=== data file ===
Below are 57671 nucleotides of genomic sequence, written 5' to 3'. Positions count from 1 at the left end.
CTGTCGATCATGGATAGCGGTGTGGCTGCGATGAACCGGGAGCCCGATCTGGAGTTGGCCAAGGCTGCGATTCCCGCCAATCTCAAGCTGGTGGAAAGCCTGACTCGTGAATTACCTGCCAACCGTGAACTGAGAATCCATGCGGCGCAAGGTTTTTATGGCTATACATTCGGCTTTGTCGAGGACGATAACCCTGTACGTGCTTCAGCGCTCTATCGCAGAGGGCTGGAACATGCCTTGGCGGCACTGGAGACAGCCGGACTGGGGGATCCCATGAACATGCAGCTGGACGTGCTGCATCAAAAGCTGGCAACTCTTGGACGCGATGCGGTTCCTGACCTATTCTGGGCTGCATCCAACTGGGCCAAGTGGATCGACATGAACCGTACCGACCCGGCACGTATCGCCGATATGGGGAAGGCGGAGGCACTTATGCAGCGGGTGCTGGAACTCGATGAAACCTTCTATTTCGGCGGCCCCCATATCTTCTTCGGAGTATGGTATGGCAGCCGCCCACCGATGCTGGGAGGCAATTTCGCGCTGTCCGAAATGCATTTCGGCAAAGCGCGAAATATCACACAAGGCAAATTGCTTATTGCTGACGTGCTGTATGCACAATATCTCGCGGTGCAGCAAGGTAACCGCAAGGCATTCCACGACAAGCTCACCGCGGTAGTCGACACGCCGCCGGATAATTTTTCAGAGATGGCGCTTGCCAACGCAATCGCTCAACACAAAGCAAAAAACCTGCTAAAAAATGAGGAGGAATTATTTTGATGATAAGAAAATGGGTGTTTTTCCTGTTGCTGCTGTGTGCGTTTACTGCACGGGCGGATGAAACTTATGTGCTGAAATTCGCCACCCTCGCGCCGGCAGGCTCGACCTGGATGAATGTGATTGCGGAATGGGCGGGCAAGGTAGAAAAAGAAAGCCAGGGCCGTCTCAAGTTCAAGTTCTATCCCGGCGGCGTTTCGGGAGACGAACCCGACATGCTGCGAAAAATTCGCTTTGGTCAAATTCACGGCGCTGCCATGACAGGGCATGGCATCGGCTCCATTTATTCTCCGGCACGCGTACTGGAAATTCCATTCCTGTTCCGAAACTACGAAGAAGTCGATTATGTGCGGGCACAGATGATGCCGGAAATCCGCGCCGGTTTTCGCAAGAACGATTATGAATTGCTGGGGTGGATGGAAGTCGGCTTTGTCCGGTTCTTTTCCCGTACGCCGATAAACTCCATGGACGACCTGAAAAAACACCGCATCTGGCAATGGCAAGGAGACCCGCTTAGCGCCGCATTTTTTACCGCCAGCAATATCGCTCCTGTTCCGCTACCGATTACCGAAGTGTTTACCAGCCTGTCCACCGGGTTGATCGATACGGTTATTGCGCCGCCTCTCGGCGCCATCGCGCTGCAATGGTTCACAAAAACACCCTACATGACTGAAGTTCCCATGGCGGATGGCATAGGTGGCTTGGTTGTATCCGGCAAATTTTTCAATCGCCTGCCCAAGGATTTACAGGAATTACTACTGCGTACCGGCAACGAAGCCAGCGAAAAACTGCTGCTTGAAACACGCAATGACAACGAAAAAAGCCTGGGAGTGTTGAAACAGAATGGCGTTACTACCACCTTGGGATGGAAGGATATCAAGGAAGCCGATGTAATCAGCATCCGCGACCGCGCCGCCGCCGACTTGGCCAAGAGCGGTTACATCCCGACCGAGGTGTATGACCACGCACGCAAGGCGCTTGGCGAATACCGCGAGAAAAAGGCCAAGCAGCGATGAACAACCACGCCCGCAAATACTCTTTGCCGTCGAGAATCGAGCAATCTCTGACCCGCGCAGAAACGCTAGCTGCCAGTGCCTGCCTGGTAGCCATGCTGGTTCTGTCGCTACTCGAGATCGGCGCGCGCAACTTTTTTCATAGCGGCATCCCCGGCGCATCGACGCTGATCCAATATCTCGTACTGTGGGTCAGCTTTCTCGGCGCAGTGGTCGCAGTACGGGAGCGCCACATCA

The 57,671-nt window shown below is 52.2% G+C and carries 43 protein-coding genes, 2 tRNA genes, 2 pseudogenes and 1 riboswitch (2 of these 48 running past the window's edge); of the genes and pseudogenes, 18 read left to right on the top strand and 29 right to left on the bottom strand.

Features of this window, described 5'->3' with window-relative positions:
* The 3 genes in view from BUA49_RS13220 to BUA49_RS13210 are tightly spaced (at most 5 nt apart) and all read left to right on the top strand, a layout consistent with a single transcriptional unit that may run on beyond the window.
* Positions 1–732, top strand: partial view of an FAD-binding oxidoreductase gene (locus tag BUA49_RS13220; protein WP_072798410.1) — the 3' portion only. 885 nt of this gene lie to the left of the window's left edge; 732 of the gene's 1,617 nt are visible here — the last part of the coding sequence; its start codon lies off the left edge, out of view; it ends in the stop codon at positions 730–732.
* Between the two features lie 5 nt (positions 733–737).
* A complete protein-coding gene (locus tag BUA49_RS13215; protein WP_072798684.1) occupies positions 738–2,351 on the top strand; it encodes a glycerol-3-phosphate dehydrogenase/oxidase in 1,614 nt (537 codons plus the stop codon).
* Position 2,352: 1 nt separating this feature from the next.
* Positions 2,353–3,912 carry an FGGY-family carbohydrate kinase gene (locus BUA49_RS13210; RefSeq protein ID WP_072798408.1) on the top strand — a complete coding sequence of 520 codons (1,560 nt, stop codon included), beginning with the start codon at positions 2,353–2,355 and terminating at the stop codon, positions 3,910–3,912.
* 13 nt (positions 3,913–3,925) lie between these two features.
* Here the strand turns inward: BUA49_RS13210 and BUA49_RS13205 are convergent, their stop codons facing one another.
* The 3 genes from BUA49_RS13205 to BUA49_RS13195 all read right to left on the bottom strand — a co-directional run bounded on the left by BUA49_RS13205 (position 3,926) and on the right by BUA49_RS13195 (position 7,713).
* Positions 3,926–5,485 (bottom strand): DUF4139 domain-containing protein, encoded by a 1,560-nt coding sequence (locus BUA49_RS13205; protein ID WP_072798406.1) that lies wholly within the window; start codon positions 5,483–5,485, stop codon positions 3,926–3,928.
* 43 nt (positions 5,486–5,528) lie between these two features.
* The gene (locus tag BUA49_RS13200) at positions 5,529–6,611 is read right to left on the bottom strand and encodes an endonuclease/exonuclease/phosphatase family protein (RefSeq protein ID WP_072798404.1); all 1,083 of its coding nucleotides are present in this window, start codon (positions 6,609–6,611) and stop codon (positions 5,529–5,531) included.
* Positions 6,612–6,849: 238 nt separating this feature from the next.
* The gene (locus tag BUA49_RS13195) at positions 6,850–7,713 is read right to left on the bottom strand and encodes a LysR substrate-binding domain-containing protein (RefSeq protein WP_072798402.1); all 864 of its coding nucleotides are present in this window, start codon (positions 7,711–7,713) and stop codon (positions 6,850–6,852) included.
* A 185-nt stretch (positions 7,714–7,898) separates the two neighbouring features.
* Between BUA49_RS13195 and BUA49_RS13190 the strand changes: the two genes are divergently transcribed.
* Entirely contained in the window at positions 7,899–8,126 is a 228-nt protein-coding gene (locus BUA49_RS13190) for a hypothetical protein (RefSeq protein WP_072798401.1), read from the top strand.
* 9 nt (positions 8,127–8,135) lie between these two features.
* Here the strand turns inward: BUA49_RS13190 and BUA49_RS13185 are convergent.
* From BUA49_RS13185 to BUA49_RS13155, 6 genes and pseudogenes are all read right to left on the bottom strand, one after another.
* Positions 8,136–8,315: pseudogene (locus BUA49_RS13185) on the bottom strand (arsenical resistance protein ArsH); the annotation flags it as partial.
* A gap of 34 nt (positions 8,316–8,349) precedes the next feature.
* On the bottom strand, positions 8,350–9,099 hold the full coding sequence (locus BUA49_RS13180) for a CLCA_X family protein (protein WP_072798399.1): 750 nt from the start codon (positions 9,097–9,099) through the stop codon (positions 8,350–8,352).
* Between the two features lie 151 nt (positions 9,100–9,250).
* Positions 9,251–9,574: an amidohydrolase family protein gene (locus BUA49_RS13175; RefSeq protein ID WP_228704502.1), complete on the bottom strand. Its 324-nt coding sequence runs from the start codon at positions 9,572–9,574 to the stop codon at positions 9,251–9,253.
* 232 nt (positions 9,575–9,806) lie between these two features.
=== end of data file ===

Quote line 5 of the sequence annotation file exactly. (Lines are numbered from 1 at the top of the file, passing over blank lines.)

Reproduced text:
* The 3 genes in view from BUA49_RS13220 to BUA49_RS13210 are tightly spaced (at most 5 nt apart) and all read left to right on the top strand, a layout consistent with a single transcriptional unit that may run on beyond the window.